It Will Be Great
Blessed sleep. Until 7 a.m. Then I lay cozy, listening to the rain.
I feel rested and ... content. My house is pretty much in order after the holiday madness, and I have a pretty lazy day ahead. Just some writing, cooking, walking and puttering.
This is the life I've worked to create. This moment here. I don't want anything else. I have great things to look forward to, but this feeling of contentment is exactly what I want more of.
I'm not worried or irritated or stressed. Yes, there is a lot coming and yes I know there will be challenges. I feel removed from them in this singular moment. Right now I don't have to rush or respond. I don't have to push. I don't have to do a single thing that I don't want to do.
How can I create this more often?
Rest. Keep up on things. Don't take on so much. Accept what I have. Mindfulness and gratitude. Stay here in this moment of pure pleasure.
I reflect upon the years I spent having to respond to the every nonstop need of my children. They're older now, more independent. I can fuss and worry about the problems of parenting teenagers, or I can trust they'll be okay and I can trust that I'll manage the inevitable crises that will arise.
I reflect that I have accepted the upheavals, losses and changes of the past year. There will likely be subsequent pangs and pains when I remember some of these losses. Thinking about the difficulties adjusting to a new job, financial losses, and wondering about the success of my book will quickly bring me back to anxiety-land.
But I choose to return to this moment of listening to my snoring dog in the next room and the pitter patter of the rain outside. I choose to have another cup of coffee, stretch my lovely bones, and remember this feeling.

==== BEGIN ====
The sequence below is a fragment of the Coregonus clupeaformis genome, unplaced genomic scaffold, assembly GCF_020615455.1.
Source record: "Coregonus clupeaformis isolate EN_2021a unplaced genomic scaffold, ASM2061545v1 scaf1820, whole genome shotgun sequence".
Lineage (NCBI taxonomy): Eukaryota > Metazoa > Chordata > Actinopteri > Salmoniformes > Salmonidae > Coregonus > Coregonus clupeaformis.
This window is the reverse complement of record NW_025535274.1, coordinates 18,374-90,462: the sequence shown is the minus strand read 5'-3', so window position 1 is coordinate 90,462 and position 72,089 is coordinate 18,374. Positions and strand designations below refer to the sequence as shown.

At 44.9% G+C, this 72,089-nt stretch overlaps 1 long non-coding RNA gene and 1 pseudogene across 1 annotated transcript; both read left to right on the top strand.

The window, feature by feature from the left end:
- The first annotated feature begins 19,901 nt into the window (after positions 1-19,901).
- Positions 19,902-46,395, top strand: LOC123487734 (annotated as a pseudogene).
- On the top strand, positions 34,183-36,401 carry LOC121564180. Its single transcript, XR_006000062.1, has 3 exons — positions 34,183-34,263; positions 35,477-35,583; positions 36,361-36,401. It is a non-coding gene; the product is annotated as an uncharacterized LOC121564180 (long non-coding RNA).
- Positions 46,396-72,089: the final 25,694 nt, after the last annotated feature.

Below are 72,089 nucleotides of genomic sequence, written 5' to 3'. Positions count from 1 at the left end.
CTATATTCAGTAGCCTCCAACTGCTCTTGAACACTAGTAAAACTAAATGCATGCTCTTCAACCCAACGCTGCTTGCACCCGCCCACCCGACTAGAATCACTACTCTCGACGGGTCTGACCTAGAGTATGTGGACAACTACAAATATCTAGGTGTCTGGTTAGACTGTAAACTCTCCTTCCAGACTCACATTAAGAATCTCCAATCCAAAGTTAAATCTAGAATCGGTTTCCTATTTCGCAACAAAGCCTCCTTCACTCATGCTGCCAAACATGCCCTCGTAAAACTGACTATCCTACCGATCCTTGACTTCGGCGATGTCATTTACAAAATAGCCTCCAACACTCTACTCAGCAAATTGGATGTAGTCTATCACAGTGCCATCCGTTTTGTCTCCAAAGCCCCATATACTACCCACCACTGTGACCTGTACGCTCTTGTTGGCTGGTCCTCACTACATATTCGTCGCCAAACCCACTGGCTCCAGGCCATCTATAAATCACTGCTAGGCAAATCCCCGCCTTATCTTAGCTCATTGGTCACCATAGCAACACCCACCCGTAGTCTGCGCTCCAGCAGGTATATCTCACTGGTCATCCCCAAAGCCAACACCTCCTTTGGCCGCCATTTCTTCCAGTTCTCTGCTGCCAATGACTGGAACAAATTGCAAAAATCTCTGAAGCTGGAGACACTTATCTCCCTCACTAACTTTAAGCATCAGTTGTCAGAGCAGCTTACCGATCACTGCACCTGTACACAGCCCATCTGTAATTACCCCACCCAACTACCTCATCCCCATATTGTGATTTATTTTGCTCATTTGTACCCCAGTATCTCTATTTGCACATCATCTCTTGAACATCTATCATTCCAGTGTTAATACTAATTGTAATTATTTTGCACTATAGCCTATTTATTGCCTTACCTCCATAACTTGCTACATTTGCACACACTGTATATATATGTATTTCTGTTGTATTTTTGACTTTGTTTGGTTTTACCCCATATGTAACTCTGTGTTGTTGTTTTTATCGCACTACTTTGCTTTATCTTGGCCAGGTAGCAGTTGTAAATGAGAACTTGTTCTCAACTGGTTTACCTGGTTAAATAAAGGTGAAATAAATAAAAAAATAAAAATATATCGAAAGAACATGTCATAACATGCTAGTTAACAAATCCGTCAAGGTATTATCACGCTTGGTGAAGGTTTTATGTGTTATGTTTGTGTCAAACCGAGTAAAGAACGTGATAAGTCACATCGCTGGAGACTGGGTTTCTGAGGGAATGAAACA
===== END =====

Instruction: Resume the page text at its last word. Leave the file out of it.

It strikes me that in fact I do remember this feeling: last spring after my book was accepted for publication, I spent a lot of time in anxiety-land. On a glorious sunny day in May, I took my dog to the lake. We sat on the shore and I lay back on the soft sand. I let my mind drift as I listened to the water lapping the bank and the wind rustling the leaves. I let the tension in my muscles flow down, out, and into the sun-warmed sand. In the wind or in my mind, I heard a clear voice, a voice I knew was my mother's, and she said, "Remember this feeling. It will be great." I felt a profound sense of peace and I absorbed the sensation of utter calm, trust and faith.
This message impacted me so strongly that when I arose, I went to my jeep, ripped off a piece of paper from a receipt, wrote down the words and tucked the slip of paper in my wallet. The winds of change which blew in the next seven months buffeted me back and forth and rocked my entire core, and there were times I clung to those words to get through the storm. I smile as I recognize that same feeling I had beside the lake in this present moment. I know that I CAN create this feeling, by becoming quiet, still, and listening. This time, I say the words to myself: "Remember this feeling. It will be great."